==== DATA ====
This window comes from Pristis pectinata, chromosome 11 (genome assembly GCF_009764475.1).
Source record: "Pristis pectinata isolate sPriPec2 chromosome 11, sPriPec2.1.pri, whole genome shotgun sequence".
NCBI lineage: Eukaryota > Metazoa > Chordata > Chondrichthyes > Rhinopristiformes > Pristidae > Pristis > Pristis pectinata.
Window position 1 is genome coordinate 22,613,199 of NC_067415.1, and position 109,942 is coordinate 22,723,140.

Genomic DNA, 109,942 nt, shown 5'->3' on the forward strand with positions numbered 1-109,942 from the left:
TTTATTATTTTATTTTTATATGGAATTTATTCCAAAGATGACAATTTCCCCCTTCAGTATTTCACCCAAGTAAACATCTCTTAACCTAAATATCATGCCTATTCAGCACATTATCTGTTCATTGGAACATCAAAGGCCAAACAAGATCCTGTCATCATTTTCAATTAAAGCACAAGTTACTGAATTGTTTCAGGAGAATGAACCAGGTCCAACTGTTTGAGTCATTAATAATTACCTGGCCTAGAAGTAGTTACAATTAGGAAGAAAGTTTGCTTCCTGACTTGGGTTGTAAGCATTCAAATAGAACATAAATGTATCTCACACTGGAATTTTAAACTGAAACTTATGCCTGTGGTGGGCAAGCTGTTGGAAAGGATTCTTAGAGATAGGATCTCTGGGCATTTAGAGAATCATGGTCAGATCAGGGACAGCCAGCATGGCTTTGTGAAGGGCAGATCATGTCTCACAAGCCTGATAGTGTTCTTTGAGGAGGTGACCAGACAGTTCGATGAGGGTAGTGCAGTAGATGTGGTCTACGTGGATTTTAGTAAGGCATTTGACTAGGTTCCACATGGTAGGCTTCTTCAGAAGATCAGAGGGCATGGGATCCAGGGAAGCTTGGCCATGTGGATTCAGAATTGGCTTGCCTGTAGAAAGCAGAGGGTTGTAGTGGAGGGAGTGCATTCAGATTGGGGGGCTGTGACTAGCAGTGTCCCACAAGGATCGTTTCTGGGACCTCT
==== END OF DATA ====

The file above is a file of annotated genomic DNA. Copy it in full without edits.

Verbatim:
This window comes from Pristis pectinata, chromosome 11 (genome assembly GCF_009764475.1).
Source record: "Pristis pectinata isolate sPriPec2 chromosome 11, sPriPec2.1.pri, whole genome shotgun sequence".
NCBI lineage: Eukaryota > Metazoa > Chordata > Chondrichthyes > Rhinopristiformes > Pristidae > Pristis > Pristis pectinata.
Window position 1 is genome coordinate 22,613,199 of NC_067415.1, and position 109,942 is coordinate 22,723,140.

Genomic DNA, 109,942 nt, shown 5'->3' on the forward strand with positions numbered 1-109,942 from the left:
TTTATTATTTTATTTTTATATGGAATTTATTCCAAAGATGACAATTTCCCCCTTCAGTATTTCACCCAAGTAAACATCTCTTAACCTAAATATCATGCCTATTCAGCACATTATCTGTTCATTGGAACATCAAAGGCCAAACAAGATCCTGTCATCATTTTCAATTAAAGCACAAGTTACTGAATTGTTTCAGGAGAATGAACCAGGTCCAACTGTTTGAGTCATTAATAATTACCTGGCCTAGAAGTAGTTACAATTAGGAAGAAAGTTTGCTTCCTGACTTGGGTTGTAAGCATTCAAATAGAACATAAATGTATCTCACACTGGAATTTTAAACTGAAACTTATGCCTGTGGTGGGCAAGCTGTTGGAAAGGATTCTTAGAGATAGGATCTCTGGGCATTTAGAGAATCATGGTCAGATCAGGGACAGCCAGCATGGCTTTGTGAAGGGCAGATCATGTCTCACAAGCCTGATAGTGTTCTTTGAGGAGGTGACCAGACAGTTCGATGAGGGTAGTGCAGTAGATGTGGTCTACGTGGATTTTAGTAAGGCATTTGACTAGGTTCCACATGGTAGGCTTCTTCAGAAGATCAGAGGGCATGGGATCCAGGGAAGCTTGGCCATGTGGATTCAGAATTGGCTTGCCTGTAGAAAGCAGAGGGTTGTAGTGGAGGGAGTGCATTCAGATTGGGGGGCTGTGACTAGCAGTGTCCCACAAGGATCGTTTCTGGGACCTCT